House Republicans and President Obama joined forces for the final push for votes to keep the White House’s trade agenda alive, unveiling the latest version of fast-track authority overnight Tuesday and setting up a possible Friday vote on the measure.
GOP leaders hoped to allay Democratic concerns about a minor Medicare provision in the sweeping legislation, but the issue remained unsettled after two closed-door party caucuses Wednesday morning.
Union officials, in a pair of strongly worded letters, accused their regular ally — Obama — of having “marginalized” labor views and asked Democrats to vote against a program designed to help laid-off workers in a manner that would kill the entire trade legislation.
Complicating the issues even further is the parliamentary morass House Speaker John A. Boehner (R-Ohio) has charted for the next few days, giving opponents multiple avenues for defeating Obama.
If Boehner and Obama’s advisers are not confident in the outcome, the vote could be pushed into next week, but leading Republicans, particularly Rep. Paul Ryan (Wis.), have been pushing to hold the vote before allowing lawmakers to leave for the weekend — and another round of hometown opponents pushing House members to vote no.
Rep. Gerald E. Connolly (D-Va.), who is supporting the trade proposals and accompanied Obama to Europe last weekend, said the administration has a “quiet confidence” that it can win the vote with a strange-
bedfellows coalition consisting of roughly 195 Republicans and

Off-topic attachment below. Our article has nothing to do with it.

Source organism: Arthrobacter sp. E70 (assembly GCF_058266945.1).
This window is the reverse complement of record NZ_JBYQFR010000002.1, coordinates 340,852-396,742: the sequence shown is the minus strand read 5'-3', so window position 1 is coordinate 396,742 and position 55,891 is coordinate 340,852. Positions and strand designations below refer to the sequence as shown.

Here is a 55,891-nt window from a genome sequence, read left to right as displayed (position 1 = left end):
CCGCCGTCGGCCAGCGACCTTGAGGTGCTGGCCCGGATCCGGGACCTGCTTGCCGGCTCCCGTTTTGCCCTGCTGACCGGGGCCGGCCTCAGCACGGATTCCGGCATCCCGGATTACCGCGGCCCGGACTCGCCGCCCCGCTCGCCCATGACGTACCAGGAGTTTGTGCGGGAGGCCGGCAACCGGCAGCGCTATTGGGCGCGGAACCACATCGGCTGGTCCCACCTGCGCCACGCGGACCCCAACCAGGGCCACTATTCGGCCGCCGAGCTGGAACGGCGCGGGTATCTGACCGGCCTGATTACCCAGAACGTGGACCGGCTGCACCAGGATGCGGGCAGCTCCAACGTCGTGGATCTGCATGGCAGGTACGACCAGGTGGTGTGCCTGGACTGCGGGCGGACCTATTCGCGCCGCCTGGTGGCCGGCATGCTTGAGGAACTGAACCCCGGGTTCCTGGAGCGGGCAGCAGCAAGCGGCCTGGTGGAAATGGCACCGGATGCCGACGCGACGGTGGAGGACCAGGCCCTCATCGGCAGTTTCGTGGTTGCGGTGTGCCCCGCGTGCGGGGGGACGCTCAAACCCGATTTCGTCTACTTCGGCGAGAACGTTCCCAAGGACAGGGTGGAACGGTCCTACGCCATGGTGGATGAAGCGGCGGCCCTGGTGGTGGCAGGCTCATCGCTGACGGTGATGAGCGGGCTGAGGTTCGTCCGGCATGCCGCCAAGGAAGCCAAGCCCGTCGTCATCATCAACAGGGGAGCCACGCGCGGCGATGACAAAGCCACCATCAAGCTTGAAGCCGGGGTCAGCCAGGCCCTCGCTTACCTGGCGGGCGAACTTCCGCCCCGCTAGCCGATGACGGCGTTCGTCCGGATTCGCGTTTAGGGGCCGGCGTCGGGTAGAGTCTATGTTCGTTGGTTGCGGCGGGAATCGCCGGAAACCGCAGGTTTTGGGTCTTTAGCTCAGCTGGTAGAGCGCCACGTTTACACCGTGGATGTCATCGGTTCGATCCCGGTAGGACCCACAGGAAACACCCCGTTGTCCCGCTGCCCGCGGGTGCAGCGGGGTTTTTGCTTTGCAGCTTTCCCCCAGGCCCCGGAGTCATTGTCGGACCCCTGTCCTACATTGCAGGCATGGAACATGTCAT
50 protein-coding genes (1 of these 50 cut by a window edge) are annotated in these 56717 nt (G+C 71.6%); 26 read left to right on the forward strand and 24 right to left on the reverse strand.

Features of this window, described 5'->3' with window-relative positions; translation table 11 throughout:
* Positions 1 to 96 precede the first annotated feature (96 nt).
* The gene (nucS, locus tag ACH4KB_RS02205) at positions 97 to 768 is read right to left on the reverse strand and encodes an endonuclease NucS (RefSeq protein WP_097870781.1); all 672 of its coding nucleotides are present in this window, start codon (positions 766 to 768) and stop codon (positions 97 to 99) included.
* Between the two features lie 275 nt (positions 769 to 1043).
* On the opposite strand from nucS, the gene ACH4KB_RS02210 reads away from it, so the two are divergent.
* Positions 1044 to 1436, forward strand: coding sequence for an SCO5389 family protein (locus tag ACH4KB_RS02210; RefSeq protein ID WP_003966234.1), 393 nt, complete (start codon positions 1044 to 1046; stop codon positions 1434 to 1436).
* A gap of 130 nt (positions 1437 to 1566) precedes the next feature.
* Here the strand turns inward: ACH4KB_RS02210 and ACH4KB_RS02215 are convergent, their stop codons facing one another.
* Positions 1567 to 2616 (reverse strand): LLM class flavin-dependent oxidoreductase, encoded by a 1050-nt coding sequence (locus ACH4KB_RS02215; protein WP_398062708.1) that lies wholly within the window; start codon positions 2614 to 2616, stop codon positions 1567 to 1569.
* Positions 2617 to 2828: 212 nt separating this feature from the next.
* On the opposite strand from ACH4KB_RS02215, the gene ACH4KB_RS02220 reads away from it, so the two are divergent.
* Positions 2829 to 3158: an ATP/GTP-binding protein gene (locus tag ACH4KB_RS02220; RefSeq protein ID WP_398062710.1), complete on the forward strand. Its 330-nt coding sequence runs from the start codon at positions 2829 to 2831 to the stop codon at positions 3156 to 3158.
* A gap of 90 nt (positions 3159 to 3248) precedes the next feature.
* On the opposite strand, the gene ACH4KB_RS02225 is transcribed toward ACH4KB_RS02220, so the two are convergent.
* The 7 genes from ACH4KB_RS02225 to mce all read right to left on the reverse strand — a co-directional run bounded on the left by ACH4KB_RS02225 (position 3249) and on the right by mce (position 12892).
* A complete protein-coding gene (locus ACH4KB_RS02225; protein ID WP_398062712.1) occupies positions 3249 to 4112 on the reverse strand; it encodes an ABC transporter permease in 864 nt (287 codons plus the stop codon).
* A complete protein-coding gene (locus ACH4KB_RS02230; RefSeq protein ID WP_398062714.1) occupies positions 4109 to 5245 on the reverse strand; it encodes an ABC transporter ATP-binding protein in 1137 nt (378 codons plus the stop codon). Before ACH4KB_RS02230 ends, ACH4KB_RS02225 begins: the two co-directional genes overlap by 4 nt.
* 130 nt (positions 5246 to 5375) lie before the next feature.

25 to 30 Democrats. “They know it’s going to be close, but they see a path to passage,” Connolly said after the trip, which included two long discussions with Obama and a marathon dinner with his chief of staff, Denis McDonough.
The Senate, on a large bipartisan vote, approved Trade Promotion Authority last month. It would give the Obama administration a more certain process for finalizing a large 12-nation deal to expedite commerce across the Pacific Ocean. At a meeting of the White House Export Council on Wednesday, U.S. Trade Representative Michael Froman said the other 11 nations would not put their best, final offers on the table until the fast-track issue is resolved in Congress.
“They’re only willing to do that if they feel like we’ve got the political support here to move that forward,” Froman said.
The TPA bill includes new funding for a program designed to help U.S. workers who lose jobs because of international competition, known as Trade Adjustment Assistance, which has broad Democratic support but faces some GOP opposition from Republicans who consider it a form of welfare.
Opponents kicked off their final push to defeat Obama’s top remaining legislative priority by latching onto a relatively small cut in Medicare that was meant to offset increased funding for worker training.
“We are going to vote against anything that will cut Medicare,” Rep. Rosa L. DeLauro (D-Conn.) said at a rally outside the Capitol.